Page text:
You see I forgot the first rule of parenting when it comes to doing anything with kids involving wheels – always use a helmet. I didn’t bring them with me, as I thought, naively, that it would be OK, nothing would go wrong. But it wasn’t OK, and it did go wrong…
The kids had been up and down this ‘mega-ramp’ quite a few times, with no problems whatsoever. In fact we’d just decided that we’d had enough and would go and look for another, even better one. the kids just wanted one more go, and looked at me with that look – you know the one – and so I relented and off they went, for one last blast.
My daughter came hurtling down – sans helmet of course – then made a kind of ‘Whoah’ sound and wobbled to the left. Then she slid, and fell completely off her scooter, just sliding along the floor on her front, and then immediately sat up. I thought she was OK at first. Until she started screaming, then looked at me and I was forced to watch in horror as her forehead turned green. I’ve never seen anything like it before, and I never want to see anything like it again. It was like some bizarre special effect, only it was real and it was on my daughter’s head.
I quickly bundled her into the car and we raced off to the hospital, stopping to pick her mum up from work on the way, and getting her checked out by the on-site medical professional while we were there, who thought she was fine but ‘You never know….’. My daughter had regained some of her composure by this point, even with what appeared to be a small planet stuck to the front of her head, and was able to count all fingers held up in front of her and let us know that she was hungry.
We were seen relatively quickly at the hospital, they checked her over, admonished me for neglecting the head-protection, and then let us go after a brief period of monitoring, advising us to watch her for the next 24 hours and return if anything was ‘off’. Happily she’s recovered well, only feels pain if she touches her bump and is very happy with the bottle of perfume that Daddy bought her to assuage his guilt (it didn’t work 100%).
However as the swelling has progressed it’s made her face take on a distinctly disturbing aspect, changing the way her eyes appear, and making her look, well, a bit creepy. A bit like one of the vampires from Buffy The Vampire Slayer, truth be told. It’s gotten so unnerving that we’ve even mentioned using garlic, crucifixes and holy water on her if she answers back, or doesn’t eat all her food.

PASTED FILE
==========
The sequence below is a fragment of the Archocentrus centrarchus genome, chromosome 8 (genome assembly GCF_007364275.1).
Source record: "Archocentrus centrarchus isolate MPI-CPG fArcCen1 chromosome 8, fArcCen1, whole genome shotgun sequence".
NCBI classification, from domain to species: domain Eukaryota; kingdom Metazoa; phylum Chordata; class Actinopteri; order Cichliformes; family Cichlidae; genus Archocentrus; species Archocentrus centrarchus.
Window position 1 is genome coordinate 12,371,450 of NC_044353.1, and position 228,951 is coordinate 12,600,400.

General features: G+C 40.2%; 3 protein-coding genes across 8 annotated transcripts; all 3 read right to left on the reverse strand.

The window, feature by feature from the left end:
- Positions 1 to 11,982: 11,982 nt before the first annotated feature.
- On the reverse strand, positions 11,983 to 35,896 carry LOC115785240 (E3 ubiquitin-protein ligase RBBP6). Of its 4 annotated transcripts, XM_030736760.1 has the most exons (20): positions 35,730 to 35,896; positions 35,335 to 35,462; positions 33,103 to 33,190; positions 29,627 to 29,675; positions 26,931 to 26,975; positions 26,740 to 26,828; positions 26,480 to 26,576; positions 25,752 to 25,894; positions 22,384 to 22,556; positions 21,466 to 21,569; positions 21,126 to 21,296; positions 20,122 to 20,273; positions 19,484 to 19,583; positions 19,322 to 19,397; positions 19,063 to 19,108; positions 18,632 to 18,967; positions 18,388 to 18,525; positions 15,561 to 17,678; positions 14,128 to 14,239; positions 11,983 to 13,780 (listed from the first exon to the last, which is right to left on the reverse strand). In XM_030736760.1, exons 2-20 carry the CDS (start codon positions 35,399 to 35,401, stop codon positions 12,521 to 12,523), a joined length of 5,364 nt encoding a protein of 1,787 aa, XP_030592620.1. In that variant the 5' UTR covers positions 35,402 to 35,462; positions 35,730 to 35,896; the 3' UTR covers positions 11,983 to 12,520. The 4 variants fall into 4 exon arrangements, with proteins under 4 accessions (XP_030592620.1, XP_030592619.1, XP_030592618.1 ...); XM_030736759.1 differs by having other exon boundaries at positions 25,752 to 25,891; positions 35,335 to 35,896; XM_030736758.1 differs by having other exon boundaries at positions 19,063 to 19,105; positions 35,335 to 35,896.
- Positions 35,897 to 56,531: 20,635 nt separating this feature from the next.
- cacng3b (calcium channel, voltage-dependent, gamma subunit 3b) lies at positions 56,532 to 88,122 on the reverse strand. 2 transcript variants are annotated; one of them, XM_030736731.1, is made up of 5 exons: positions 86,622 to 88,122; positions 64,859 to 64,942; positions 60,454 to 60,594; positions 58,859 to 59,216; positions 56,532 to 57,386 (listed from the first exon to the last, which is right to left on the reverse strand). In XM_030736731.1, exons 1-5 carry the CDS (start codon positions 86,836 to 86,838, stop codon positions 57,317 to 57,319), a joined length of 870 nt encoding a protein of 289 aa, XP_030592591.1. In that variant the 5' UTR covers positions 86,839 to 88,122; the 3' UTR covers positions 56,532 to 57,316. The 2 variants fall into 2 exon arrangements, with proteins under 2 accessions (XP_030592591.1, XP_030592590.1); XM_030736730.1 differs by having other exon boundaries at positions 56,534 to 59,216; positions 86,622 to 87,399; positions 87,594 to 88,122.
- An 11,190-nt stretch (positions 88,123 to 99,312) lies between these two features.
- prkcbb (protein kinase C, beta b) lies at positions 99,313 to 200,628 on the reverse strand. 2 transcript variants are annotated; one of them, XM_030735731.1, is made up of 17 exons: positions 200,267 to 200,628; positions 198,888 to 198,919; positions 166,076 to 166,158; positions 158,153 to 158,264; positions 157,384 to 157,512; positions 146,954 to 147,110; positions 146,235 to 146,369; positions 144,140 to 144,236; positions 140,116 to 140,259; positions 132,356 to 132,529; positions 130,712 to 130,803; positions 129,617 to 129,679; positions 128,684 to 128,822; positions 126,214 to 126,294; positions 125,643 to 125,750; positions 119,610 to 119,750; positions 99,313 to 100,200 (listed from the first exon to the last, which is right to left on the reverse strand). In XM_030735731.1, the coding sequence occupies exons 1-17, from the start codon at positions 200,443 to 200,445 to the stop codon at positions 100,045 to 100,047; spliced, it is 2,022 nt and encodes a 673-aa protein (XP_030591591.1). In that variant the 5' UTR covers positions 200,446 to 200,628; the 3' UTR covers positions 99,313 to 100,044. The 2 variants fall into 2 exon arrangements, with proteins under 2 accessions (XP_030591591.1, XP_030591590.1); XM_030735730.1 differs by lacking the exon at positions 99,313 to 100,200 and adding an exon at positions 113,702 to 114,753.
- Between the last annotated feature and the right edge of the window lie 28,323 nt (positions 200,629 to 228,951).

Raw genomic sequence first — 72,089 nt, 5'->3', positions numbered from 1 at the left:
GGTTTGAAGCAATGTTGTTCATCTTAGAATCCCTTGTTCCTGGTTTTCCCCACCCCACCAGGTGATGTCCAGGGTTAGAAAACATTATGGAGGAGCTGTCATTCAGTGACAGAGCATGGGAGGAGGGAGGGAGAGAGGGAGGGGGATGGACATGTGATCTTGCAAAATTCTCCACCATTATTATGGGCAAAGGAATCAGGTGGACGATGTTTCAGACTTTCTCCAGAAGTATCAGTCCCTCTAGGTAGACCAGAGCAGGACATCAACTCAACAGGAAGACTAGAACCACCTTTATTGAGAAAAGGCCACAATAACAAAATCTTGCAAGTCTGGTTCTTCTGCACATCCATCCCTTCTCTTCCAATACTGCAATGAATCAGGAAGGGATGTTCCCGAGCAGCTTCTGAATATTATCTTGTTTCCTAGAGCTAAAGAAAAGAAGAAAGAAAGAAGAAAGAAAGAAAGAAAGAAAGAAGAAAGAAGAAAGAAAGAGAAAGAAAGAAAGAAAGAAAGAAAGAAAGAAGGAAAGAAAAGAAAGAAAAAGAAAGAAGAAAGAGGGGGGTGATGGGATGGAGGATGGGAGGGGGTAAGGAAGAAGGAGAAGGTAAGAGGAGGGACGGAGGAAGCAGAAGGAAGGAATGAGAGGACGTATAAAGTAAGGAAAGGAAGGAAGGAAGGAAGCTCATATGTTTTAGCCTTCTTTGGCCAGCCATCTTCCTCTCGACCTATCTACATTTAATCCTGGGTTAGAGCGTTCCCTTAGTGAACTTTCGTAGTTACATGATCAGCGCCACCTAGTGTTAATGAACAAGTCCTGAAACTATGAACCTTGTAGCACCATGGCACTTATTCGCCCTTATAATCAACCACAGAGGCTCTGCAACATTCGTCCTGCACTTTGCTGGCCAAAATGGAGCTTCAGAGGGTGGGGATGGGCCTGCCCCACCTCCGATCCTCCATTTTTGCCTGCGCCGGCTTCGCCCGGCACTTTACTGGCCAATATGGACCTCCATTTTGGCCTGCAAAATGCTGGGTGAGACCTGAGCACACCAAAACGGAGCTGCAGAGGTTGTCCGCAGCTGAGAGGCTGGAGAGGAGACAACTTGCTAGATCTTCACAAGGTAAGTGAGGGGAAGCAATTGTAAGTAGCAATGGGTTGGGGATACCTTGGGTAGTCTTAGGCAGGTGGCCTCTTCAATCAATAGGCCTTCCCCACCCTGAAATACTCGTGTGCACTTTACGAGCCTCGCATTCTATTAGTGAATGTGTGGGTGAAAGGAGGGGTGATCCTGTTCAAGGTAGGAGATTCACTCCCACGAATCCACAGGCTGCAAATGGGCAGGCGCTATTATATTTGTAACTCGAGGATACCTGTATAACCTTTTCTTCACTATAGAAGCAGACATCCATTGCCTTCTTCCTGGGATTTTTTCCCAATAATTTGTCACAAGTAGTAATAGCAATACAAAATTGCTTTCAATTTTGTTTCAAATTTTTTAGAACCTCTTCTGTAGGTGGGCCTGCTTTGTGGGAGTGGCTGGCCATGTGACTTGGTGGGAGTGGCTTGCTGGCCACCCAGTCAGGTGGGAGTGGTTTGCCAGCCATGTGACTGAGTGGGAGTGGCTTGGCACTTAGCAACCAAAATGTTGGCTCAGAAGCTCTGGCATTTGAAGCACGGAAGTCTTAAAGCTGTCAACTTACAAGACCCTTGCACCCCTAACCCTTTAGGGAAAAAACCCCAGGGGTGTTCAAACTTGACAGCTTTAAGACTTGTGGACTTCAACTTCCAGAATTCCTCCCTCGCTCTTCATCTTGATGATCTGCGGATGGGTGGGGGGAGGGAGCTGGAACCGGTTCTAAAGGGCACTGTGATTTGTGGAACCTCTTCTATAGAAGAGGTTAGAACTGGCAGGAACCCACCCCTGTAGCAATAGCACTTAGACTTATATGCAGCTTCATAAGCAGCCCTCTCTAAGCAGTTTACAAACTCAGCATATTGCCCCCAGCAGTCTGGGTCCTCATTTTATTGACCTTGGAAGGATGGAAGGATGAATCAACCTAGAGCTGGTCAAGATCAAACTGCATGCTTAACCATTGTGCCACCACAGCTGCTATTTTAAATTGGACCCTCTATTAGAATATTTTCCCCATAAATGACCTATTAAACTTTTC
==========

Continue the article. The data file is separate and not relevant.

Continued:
I also asked her if she wanted me to take the mirror out of her room as ‘It’s useless for you now’. She even plays into the ‘part’ and will happily chase you around the house, hissing and baring her teeth. She even faux-chomped my neck last night, which was quite the most bizarre sensation I’ve ever experienced, and not something I want to repeat, ever.
She’s been a very, very good sport about it, and I’m surprised at how little it bothers her, as she can be very self conscious at times (she pointblank refuses to have any form of physical contact with myself or her mother outside the school gates). The swelling will go down, very soon, hopefully.
And in future I will make sure that where there are wheels, there’s always helmets too.
And soon, very soon, I’m sure I’ll be able to stop sleeping with a wooden stake under my pillow…
A recent study has been conducted in France, predominantly focusing on the viewing habits of 18 – 25 year-olds. The independant French research group Groupe de Soixante Neuf have spent the last 24 months compiling data up and down the country in France’s universities and campuses. Their findings appear to support their initial hypothesis and have just been released to the wider scientific community.
The group have sought to verify a correlation between viewing adult films and teen expectations in day-to-day life. Their findings, while accepted as empirical, have also sent shockwaves through France.
Lead spokesman, Doctor Ivor Biggun, had this to say: ‘As we expected, the long-term effects of viewing pornographic films have had a negative impact on the youth of France’. When asked for more details Dr Biggun replied: ‘The majority of French youths now have unhealthy and unrealistic expectations as to how quickly and easily you can get a plumber to visit your house’.